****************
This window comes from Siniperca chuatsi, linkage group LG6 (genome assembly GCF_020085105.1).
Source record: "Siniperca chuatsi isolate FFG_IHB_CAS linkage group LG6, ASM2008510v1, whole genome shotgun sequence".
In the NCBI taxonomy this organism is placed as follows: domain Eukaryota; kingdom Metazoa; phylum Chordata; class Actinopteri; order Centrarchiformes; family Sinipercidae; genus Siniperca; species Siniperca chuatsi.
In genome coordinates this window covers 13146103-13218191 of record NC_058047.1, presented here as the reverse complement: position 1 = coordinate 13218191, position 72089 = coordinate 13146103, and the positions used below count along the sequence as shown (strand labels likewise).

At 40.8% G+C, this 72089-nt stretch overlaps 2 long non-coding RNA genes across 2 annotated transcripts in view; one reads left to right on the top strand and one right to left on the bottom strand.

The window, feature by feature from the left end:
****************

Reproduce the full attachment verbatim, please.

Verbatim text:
This window comes from Siniperca chuatsi, linkage group LG6 (genome assembly GCF_020085105.1).
Source record: "Siniperca chuatsi isolate FFG_IHB_CAS linkage group LG6, ASM2008510v1, whole genome shotgun sequence".
In the NCBI taxonomy this organism is placed as follows: domain Eukaryota; kingdom Metazoa; phylum Chordata; class Actinopteri; order Centrarchiformes; family Sinipercidae; genus Siniperca; species Siniperca chuatsi.
In genome coordinates this window covers 13146103-13218191 of record NC_058047.1, presented here as the reverse complement: position 1 = coordinate 13218191, position 72089 = coordinate 13146103, and the positions used below count along the sequence as shown (strand labels likewise).

At 40.8% G+C, this 72089-nt stretch overlaps 2 long non-coding RNA genes across 2 annotated transcripts in view; one reads left to right on the top strand and one right to left on the bottom strand.

The window, feature by feature from the left end: